The Truth in Our Lies

Written by Eliza Graham
Review by Viviane Crystal

How does one live a moral life when carrying horrendous physical and mental scars from the unforgettable experiences of wartime events? Anna Hall was once a beautiful and highly skilled RAF volunteer who guided pilots during the Battle of Britain during WWII. An incendiary German bomb killed her sister and scarred her face from the fire, which left her with severe pain, guilt, and a desire for revenge. Her role has now changed to that of a radio script writer for a group that sends lies and truth in news and stories to the German people. Everyone in her group is carrying similar, awful memories with debilitating effects. The group is directed by a blunt, tough, but fair man who falls for Anna. She is initially shocked as she deliberately lied to her former lover in order to escape the shame of her appearance. One girl in the group is a Jew who used to perform in the circus, one man is a priest and another is a German refugee whose family could be extremely vulnerable because of his role in this radio show. But, not all of these characters are who they appear to be. As a result, one of them will die and the tight-knit relationship of their mutual trust will begin to unravel.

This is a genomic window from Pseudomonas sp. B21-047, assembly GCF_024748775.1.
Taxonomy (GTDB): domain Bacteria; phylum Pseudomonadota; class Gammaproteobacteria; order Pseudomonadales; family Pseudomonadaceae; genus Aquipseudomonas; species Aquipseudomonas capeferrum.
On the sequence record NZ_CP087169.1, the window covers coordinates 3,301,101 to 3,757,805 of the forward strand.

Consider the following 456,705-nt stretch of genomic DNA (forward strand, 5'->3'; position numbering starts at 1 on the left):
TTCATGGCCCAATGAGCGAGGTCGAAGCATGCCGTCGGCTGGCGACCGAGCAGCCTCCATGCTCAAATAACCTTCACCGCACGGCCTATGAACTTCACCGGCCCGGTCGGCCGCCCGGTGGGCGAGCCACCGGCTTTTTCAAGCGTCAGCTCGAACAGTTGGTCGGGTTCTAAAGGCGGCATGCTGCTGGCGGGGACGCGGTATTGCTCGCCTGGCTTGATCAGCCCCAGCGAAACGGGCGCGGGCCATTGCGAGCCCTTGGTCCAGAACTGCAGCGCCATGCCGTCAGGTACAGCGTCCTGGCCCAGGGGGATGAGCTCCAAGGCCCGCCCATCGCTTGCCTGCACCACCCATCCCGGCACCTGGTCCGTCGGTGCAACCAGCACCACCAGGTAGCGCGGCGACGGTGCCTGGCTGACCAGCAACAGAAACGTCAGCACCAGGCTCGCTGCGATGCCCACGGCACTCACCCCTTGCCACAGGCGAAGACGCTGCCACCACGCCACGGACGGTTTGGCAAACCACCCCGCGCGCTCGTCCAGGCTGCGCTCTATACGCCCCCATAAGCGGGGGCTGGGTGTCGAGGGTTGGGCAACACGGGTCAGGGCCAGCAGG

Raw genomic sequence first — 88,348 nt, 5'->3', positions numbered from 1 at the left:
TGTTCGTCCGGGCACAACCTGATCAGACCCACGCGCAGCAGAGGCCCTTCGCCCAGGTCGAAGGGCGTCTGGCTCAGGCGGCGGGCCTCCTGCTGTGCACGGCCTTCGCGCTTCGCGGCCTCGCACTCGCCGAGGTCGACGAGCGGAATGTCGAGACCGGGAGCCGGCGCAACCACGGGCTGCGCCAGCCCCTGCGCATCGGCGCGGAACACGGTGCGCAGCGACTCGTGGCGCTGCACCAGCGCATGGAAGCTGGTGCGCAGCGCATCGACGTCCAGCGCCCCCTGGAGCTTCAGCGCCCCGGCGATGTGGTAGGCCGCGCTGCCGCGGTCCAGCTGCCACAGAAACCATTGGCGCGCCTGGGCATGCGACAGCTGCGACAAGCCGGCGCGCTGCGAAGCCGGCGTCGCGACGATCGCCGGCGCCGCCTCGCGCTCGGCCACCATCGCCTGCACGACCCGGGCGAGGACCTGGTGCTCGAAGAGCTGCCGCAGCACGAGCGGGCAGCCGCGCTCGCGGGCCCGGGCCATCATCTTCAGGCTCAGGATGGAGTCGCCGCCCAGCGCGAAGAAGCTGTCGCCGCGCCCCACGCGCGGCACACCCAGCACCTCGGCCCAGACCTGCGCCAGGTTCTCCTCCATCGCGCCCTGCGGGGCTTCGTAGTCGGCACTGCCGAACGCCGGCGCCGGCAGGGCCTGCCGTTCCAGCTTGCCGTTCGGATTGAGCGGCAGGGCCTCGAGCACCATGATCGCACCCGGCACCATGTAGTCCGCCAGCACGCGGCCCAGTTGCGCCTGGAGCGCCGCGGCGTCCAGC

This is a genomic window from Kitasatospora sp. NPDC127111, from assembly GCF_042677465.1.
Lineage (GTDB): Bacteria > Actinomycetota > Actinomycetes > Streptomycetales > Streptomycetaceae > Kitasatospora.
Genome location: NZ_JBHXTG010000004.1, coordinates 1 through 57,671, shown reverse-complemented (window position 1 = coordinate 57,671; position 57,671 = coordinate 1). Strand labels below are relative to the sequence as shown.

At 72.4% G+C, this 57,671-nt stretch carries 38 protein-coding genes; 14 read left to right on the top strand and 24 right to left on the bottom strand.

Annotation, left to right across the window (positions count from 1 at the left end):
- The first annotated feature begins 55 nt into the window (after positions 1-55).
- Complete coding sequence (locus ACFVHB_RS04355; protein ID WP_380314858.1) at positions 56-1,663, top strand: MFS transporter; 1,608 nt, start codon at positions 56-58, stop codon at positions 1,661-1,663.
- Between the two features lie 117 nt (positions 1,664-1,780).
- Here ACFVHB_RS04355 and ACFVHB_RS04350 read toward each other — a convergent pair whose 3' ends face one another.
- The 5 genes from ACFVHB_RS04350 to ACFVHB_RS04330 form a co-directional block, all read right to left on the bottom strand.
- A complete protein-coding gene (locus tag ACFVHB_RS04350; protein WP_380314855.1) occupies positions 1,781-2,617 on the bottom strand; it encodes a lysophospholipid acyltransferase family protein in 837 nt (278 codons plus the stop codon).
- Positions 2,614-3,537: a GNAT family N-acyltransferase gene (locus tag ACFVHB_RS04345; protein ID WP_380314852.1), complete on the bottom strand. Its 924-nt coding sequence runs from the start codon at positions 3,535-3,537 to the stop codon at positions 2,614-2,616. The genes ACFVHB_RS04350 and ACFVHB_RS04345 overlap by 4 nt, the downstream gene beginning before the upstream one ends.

This novel covers what motivates each person to create insecurity and fear in their German audience. Are these characters as dangerous as armed military troops? How far does war change one’s personality, and does the goal of winning the war make all deception acceptable? The Truth in Our Lies is stunning, poignant historical fiction that is highly recommended.